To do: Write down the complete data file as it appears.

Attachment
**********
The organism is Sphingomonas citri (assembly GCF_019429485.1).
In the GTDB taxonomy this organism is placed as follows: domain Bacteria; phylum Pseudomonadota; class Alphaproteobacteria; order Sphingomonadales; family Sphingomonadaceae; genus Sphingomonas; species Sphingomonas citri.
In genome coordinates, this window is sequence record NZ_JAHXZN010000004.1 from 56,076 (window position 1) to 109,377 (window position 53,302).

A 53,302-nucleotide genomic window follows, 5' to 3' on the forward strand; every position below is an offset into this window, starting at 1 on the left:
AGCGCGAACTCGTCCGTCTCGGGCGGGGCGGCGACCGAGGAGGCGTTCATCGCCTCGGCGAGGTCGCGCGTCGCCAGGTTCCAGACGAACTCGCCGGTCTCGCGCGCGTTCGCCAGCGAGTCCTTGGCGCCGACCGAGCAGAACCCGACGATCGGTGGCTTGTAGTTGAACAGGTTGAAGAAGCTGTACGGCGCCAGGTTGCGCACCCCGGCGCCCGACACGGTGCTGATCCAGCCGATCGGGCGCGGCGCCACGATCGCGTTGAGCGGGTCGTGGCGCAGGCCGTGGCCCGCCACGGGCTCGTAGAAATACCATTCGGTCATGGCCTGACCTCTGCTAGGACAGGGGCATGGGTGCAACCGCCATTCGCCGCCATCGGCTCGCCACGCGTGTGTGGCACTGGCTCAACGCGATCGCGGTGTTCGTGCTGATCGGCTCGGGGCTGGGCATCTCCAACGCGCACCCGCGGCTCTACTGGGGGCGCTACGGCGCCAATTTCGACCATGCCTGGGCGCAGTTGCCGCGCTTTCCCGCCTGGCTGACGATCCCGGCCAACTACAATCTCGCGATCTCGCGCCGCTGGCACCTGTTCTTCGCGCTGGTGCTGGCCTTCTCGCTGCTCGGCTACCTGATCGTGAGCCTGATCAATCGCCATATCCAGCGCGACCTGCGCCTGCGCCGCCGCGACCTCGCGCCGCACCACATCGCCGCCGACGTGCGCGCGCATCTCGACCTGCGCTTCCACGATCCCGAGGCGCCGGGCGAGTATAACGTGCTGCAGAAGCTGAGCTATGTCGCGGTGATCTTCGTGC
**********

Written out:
The organism is Sphingomonas citri (assembly GCF_019429485.1).
In the GTDB taxonomy this organism is placed as follows: domain Bacteria; phylum Pseudomonadota; class Alphaproteobacteria; order Sphingomonadales; family Sphingomonadaceae; genus Sphingomonas; species Sphingomonas citri.
In genome coordinates, this window is sequence record NZ_JAHXZN010000004.1 from 56,076 (window position 1) to 109,377 (window position 53,302).

A 53,302-nucleotide genomic window follows, 5' to 3' on the forward strand; every position below is an offset into this window, starting at 1 on the left:
AGCGCGAACTCGTCCGTCTCGGGCGGGGCGGCGACCGAGGAGGCGTTCATCGCCTCGGCGAGGTCGCGCGTCGCCAGGTTCCAGACGAACTCGCCGGTCTCGCGCGCGTTCGCCAGCGAGTCCTTGGCGCCGACCGAGCAGAACCCGACGATCGGTGGCTTGTAGTTGAACAGGTTGAAGAAGCTGTACGGCGCCAGGTTGCGCACCCCGGCGCCCGACACGGTGCTGATCCAGCCGATCGGGCGCGGCGCCACGATCGCGTTGAGCGGGTCGTGGCGCAGGCCGTGGCCCGCCACGGGCTCGTAGAAATACCATTCGGTCATGGCCTGACCTCTGCTAGGACAGGGGCATGGGTGCAACCGCCATTCGCCGCCATCGGCTCGCCACGCGTGTGTGGCACTGGCTCAACGCGATCGCGGTGTTCGTGCTGATCGGCTCGGGGCTGGGCATCTCCAACGCGCACCCGCGGCTCTACTGGGGGCGCTACGGCGCCAATTTCGACCATGCCTGGGCGCAGTTGCCGCGCTTTCCCGCCTGGCTGACGATCCCGGCCAACTACAATCTCGCGATCTCGCGCCGCTGGCACCTGTTCTTCGCGCTGGTGCTGGCCTTCTCGCTGCTCGGCTACCTGATCGTGAGCCTGATCAATCGCCATATCCAGCGCGACCTGCGCCTGCGCCGCCGCGACCTCGCGCCGCACCACATCGCCGCCGACGTGCGCGCGCATCTCGACCTGCGCTTCCACGATCCCGAGGCGCCGGGCGAGTATAACGTGCTGCAGAAGCTGAGCTATGTCGCGGTGATCTTCGTGC